Great Mosque of Hama
|Great Mosque of Hama
جامع حماة الكبير
The octagonal Mamluk minaret built in 1427
The Great Mosque of Hama (Arabic: جامع حماة الكبير), is a mosque in Hama, Syria. It is located about 400 meters (1,300 ft) west of the citadel. Built in the 8th century CE, it was heavily damaged in a 1982 uprising, but today it has been completely restored.
It was built by the Umayyads in the early eighth century and was modelled on the Umayyad Mosque in Damascus. The Great Mosque used to be a Byzantine church which was adapted for Islamic use. The church itself had been built where a Roman temple once stood. Some of the Byzantine structure still remains, but most of the building was destroyed during the Byzantine re-occupation of northern Syria in 986. The mosque's origin as a Christian basilica can be seen in its three-aisled structure, and that its prayer hall is topped by five domes, in the shape of a cross. The courtyard to the north is enclosed by a vaulted portico and contains an elevated treasury, of the sort associated with those in the patio of the Umayyad Mosque in Damascus.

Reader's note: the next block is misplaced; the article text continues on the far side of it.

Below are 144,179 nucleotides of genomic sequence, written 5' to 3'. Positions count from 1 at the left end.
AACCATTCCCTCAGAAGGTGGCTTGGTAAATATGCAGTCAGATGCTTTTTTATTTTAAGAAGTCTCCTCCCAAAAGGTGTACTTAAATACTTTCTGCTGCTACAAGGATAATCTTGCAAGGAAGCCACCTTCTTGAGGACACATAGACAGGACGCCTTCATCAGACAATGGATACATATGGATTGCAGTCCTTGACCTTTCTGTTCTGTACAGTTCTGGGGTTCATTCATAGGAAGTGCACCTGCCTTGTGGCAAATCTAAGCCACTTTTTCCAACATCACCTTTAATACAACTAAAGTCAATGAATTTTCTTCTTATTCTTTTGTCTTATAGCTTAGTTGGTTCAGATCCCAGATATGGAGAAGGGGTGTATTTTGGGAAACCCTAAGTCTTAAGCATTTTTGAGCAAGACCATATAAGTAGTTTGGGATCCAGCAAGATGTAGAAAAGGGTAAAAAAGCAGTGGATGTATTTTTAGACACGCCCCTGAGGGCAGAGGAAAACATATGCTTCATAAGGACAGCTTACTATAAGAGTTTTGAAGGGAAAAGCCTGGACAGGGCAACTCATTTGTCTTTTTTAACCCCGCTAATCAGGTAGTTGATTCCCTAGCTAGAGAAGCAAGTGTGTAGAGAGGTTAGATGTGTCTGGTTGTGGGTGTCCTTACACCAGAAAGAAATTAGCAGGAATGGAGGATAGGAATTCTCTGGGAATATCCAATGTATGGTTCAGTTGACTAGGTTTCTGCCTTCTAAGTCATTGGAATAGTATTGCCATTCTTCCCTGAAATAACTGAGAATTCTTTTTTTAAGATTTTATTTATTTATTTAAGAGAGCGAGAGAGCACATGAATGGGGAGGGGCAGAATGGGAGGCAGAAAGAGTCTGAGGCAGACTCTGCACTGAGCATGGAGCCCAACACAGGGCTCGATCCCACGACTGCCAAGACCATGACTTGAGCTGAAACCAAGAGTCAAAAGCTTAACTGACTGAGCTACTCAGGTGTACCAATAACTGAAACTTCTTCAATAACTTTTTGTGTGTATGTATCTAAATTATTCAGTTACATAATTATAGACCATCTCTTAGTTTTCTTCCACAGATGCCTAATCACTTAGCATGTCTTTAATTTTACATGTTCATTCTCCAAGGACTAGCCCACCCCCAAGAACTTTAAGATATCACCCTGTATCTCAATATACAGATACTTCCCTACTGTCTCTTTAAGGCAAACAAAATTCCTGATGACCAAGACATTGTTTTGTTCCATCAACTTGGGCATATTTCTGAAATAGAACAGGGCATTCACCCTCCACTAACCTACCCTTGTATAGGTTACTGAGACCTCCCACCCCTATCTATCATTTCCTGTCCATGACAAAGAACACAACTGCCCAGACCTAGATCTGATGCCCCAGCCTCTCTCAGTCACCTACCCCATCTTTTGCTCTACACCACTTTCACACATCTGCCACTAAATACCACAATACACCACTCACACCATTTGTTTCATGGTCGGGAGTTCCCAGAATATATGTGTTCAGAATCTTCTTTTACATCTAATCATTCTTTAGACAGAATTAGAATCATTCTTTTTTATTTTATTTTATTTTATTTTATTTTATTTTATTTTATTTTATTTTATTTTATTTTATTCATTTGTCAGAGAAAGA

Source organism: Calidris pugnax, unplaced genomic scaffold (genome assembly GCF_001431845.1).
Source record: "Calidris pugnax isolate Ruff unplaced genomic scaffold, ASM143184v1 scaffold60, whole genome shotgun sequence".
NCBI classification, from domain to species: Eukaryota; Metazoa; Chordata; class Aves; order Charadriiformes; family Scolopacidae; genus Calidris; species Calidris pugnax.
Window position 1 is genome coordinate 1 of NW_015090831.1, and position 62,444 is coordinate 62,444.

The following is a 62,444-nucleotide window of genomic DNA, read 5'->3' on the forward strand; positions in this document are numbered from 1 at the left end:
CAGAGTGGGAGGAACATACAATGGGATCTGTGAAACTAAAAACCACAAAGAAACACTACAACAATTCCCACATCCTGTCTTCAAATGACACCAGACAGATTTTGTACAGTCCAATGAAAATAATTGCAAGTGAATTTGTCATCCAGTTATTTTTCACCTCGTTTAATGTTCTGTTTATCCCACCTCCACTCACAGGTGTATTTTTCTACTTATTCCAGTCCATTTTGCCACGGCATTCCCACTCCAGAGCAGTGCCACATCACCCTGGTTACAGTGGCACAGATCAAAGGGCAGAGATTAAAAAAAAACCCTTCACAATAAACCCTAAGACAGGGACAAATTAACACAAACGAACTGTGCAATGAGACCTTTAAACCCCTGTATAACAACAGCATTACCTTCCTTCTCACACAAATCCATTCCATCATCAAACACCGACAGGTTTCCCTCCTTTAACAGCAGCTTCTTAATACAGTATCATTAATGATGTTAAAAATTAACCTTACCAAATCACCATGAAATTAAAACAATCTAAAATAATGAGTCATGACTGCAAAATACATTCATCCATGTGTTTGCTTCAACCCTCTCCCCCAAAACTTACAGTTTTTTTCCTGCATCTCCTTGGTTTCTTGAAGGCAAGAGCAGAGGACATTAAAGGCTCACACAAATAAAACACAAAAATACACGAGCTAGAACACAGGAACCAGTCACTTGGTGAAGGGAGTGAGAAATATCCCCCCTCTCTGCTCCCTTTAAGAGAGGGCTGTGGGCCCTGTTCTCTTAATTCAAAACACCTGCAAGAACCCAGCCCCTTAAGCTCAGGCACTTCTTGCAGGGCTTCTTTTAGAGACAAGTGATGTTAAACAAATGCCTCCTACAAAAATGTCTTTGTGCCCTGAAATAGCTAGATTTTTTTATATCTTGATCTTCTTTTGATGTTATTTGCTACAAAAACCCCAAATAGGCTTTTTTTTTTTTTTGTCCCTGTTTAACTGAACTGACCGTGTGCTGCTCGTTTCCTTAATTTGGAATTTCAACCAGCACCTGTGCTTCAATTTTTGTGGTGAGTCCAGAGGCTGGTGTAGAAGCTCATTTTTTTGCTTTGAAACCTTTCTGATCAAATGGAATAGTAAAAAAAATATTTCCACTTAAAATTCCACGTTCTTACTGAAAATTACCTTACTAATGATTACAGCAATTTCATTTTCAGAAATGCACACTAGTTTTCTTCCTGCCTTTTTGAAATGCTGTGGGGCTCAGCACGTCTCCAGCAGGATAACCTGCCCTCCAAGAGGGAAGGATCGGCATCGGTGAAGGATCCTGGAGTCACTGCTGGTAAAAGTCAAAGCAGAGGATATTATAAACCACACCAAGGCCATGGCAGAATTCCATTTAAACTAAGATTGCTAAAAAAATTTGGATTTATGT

The Great Mosque has two minarets. One is a square-based tower adjacent to the prayer hall and from an inscription on its surface, dates back to 1124, although some argue that its base is of Umayyad origin, while others say it was constructed in 1153. The second minaret is octagonal in shape and was built by the Mamluks in 1427. At the side of the main northern courtyard is a smaller square courtyard containing the tombs of two 13th century Ayyubid kings.
The mosque was almost completely destroyed during the civil disturbances in Hama in 1982, but has since been rebuilt by the Antiquities Department of the Syrian government. Both minarets were destroyed during the disturbances. By 2001, the Great Mosque has been fully restored and its reconstruction is faithful to the original Umayyad design in nearly every detail.
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